Referring to a number of vehicles used to avoid Income Tax liabilities and National Insurance contributions by replacing employee salaries with loans, the government announced that it was finally closing the loopholes in tax law which allowed these practices to happen.
What is more, it declared that, as of 5 April 2019, any payments already received through such schemes would be subject to tax and NIC retrospectively. In other words, as of April this year, anyone who has previously been paid via one of the listed schemes may well find themselves in debt to HMRC.
At the centre of this controversy are Employee Benefit Trusts (EBTs). EBTs have been around since the 1980s and nominally make use of trust laws to hold assets from a company – be it shares, bonuses or other forms of capital – on behalf of employees. Buffered by the tax regulations relating to trusts, the main benefit is that they provide a tax-advantageous means for companies to reward staff, for example through deferred bonuses, and therefore offer incentives to the best performers.
However, HMRC has long complained that EBTs are often used in lieu of standard remuneration in order to avoid tax, especially in cases involving high-earning individuals. Whereas the beneficiaries of a trust might usually expect to have their access to assets deferred for a period of time, the allegation is that companies have been getting round this by instructing trustees to make loans to their employees – effectively using a third-party to pay people whilst taking advantage of a tax loophole. It is these loan payments that the government says will be liable for tax and NIC from April.
Critics argue that while ‘disguised remuneration’ would constitute an abuse of EBTs, the main purpose, to reduce tax liabilities on bonuses and rewards, is in keeping with tax law. The decision to levy a blanket charge across all payments made under EBTs is therefore seen by many as disproportionate.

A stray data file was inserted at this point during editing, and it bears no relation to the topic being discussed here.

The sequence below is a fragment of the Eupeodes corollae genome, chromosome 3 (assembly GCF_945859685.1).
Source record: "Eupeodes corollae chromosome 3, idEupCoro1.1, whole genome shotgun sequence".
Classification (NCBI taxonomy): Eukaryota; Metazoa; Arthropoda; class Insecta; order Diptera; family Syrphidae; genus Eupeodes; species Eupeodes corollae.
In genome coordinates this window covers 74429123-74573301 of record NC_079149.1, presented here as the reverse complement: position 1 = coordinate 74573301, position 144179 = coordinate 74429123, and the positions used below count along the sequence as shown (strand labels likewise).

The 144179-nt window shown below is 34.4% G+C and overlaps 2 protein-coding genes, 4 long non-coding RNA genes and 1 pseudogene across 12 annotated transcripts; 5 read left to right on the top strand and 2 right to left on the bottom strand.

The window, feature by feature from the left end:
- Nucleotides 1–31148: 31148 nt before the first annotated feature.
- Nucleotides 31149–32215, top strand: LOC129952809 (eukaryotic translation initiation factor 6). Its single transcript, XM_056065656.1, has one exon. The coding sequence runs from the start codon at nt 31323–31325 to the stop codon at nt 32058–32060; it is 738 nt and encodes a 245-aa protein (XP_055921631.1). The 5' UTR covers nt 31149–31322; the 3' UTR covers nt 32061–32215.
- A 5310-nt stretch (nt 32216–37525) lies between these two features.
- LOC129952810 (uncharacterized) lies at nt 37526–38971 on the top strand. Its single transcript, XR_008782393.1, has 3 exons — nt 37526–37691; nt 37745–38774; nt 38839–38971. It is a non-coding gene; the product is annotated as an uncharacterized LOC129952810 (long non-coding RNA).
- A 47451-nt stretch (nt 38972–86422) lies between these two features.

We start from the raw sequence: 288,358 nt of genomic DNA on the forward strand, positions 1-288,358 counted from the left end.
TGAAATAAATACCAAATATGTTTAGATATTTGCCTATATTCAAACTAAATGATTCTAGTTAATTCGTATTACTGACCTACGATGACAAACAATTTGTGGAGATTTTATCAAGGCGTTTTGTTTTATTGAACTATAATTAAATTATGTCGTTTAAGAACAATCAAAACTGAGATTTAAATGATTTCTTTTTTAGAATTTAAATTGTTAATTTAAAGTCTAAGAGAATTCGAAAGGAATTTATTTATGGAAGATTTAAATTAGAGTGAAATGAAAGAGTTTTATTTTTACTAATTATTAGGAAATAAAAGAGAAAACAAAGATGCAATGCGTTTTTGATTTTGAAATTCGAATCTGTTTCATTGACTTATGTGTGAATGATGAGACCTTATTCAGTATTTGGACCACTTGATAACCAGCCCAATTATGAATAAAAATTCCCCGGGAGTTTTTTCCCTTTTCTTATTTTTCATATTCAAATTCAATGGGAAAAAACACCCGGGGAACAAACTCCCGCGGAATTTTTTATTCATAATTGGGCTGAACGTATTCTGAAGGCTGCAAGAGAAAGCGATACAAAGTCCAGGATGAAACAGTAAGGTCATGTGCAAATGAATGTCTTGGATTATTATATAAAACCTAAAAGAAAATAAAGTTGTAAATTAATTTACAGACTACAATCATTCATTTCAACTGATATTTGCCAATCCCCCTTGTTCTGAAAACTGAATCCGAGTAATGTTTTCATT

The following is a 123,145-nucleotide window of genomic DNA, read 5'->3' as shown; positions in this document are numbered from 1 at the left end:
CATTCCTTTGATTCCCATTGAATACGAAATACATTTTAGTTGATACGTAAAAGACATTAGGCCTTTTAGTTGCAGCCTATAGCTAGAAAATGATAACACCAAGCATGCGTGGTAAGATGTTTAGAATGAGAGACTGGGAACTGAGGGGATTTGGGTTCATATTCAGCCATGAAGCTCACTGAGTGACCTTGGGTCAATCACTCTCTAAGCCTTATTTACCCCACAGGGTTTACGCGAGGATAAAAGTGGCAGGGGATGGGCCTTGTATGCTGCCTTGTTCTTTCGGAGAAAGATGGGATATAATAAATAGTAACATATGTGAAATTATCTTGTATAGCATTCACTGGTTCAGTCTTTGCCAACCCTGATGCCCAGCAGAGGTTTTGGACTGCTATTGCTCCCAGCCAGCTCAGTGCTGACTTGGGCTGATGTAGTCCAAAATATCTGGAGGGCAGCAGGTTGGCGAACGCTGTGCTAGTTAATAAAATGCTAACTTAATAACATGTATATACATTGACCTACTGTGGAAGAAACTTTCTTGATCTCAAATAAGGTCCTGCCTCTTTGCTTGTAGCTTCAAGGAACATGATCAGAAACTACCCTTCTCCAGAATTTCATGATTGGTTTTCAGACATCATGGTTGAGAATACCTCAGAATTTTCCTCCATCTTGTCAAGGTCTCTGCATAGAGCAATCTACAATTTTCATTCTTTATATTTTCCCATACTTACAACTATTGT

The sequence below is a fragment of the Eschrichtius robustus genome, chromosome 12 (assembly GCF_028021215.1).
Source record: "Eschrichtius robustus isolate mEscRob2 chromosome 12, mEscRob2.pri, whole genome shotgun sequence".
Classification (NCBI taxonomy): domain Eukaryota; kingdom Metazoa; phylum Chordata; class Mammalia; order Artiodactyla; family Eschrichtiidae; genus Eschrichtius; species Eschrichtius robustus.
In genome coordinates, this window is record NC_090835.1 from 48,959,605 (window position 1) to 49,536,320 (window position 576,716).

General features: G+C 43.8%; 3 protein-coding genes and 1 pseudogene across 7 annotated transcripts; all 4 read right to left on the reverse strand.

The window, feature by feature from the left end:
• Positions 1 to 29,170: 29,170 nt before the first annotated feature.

So what will happen come April if your company has used EBTs at any time in the past 20 years? The issue will come down to whether your particular scheme is interpreted as a disguised remuneration arrangement or not. Every EBT is unique in its set up and purpose, so it may be possible to argue that it is not.
HMRC’s default position, however, is that it will apply the charges across the board and litigate in cases where payment is not forthcoming – although it has announced a ‘settlement opportunity’ for companies to come forward and negotiate.
Legally speaking, the opportunity to argue that EBTs represent legitimate tax efficiency on rewards rather than tax avoidance seems to have gone – the Supreme Court ruled as much in a key case involving loans from a trust in 2017. However, if loans have not been paid out of your trust, you may still have a case. It is imperative to seek legal advice as soon as possible as the clock ticks down towards April. Get in touch to speak to our Tax Advisory team to find out more.